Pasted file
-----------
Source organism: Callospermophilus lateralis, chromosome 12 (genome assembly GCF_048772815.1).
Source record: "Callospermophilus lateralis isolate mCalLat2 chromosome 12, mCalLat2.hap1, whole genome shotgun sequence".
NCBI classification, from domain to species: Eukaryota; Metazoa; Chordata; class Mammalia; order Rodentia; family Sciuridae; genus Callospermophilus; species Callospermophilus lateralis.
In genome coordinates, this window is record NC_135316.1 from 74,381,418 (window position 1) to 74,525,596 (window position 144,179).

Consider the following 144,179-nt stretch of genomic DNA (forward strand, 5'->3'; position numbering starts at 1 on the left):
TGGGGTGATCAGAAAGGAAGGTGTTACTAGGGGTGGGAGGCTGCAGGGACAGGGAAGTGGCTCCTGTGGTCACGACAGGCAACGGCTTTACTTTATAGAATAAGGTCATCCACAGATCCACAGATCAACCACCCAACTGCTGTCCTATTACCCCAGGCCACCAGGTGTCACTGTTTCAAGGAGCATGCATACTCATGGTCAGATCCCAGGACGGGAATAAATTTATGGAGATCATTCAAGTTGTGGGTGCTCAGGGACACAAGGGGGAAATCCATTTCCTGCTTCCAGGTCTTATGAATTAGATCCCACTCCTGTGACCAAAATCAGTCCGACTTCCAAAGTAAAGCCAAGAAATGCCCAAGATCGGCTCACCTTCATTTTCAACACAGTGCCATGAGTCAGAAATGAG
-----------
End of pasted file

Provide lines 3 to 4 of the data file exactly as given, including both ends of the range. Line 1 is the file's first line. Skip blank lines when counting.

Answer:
NCBI classification, from domain to species: Eukaryota; Metazoa; Chordata; class Mammalia; order Rodentia; family Sciuridae; genus Callospermophilus; species Callospermophilus lateralis.
In genome coordinates, this window is record NC_135316.1 from 74,381,418 (window position 1) to 74,525,596 (window position 144,179).